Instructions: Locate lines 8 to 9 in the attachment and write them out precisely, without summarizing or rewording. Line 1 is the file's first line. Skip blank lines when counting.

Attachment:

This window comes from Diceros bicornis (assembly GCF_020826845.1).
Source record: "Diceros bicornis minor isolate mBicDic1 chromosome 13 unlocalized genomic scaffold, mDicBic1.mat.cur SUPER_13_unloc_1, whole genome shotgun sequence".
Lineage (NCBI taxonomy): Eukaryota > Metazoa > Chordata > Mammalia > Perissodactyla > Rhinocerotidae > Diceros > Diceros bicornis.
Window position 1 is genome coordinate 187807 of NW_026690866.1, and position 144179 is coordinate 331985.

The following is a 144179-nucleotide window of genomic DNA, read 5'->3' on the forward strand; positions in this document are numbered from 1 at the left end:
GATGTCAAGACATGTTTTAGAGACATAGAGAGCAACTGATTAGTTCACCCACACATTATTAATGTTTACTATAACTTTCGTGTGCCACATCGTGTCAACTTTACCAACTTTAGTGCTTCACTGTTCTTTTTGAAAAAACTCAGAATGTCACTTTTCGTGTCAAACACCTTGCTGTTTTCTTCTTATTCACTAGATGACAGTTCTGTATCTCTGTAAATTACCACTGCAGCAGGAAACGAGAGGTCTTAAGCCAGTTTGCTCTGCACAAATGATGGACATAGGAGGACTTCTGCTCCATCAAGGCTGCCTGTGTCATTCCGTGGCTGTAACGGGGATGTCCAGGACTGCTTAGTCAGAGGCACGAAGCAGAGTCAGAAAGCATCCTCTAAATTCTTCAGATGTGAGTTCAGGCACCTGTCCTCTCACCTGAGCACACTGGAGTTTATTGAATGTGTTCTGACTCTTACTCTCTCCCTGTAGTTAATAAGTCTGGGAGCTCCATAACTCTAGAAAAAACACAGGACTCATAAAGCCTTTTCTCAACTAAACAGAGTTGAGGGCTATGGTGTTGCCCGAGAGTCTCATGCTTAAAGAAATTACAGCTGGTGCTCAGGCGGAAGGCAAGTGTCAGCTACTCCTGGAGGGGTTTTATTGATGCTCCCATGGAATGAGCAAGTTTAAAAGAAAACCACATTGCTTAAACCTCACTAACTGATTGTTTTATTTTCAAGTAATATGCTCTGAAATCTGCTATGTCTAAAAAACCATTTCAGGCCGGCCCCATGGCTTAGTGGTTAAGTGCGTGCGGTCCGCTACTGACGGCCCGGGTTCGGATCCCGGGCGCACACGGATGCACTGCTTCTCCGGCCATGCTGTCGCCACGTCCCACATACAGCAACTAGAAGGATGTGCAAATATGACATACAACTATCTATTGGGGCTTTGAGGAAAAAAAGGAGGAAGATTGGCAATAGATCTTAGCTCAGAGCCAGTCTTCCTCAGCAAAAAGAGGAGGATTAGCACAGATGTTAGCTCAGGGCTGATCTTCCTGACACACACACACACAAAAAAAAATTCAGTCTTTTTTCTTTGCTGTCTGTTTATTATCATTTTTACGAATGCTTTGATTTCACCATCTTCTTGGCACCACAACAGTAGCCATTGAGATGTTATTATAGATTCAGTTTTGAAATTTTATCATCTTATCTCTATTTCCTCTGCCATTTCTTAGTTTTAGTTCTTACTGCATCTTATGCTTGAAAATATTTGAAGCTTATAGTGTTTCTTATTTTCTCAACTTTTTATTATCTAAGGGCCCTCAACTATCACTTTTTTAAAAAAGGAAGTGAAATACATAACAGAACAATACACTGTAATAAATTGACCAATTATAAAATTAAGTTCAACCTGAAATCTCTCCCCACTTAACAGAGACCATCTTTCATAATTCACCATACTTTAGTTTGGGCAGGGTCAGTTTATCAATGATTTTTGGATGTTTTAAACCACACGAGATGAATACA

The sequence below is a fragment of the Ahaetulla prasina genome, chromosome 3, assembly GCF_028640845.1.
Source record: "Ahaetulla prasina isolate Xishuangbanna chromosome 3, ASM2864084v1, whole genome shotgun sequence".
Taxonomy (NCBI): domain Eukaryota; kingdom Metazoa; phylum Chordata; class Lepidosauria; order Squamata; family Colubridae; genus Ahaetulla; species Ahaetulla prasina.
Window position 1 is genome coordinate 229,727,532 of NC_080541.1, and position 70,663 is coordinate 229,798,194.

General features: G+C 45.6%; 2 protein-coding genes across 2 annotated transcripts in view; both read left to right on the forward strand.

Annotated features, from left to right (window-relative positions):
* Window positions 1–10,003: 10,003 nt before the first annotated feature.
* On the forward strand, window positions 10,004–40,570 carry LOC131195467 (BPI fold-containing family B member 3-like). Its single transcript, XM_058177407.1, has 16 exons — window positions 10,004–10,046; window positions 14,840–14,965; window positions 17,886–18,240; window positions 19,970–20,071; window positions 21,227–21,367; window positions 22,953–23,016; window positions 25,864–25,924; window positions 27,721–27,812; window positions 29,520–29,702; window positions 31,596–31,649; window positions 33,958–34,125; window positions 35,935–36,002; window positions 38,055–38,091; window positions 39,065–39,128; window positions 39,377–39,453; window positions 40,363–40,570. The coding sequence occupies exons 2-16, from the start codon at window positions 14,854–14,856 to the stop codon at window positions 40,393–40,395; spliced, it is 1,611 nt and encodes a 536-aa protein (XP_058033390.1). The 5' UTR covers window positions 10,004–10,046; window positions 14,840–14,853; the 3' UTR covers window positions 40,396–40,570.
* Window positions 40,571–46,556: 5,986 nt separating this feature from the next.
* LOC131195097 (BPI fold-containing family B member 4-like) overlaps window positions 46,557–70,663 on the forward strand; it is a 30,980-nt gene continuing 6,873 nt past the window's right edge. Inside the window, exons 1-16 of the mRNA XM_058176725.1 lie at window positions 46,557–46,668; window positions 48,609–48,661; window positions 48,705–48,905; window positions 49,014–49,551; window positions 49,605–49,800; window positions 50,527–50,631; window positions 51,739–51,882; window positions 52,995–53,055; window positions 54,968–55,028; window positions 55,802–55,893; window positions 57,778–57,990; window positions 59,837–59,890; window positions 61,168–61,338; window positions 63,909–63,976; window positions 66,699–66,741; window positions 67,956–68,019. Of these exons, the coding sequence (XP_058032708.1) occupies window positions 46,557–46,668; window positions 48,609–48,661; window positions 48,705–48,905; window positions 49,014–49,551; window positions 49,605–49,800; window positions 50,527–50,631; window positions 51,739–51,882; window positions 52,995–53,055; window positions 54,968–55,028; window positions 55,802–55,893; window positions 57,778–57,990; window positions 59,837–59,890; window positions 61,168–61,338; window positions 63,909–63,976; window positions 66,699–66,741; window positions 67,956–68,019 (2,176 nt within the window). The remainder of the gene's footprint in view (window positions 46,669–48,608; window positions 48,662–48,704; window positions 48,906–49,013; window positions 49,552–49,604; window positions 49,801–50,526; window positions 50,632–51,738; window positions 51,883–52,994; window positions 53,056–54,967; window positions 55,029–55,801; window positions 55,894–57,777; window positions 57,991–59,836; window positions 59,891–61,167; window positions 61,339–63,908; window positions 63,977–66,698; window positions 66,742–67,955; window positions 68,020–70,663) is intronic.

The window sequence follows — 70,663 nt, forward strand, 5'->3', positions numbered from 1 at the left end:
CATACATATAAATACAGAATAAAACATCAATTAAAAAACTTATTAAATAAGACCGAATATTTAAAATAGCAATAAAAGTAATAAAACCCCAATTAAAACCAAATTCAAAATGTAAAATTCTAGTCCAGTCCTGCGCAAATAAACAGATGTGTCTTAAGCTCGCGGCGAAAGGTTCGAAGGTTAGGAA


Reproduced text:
Source record: "Ahaetulla prasina isolate Xishuangbanna chromosome 3, ASM2864084v1, whole genome shotgun sequence".
Taxonomy (NCBI): domain Eukaryota; kingdom Metazoa; phylum Chordata; class Lepidosauria; order Squamata; family Colubridae; genus Ahaetulla; species Ahaetulla prasina.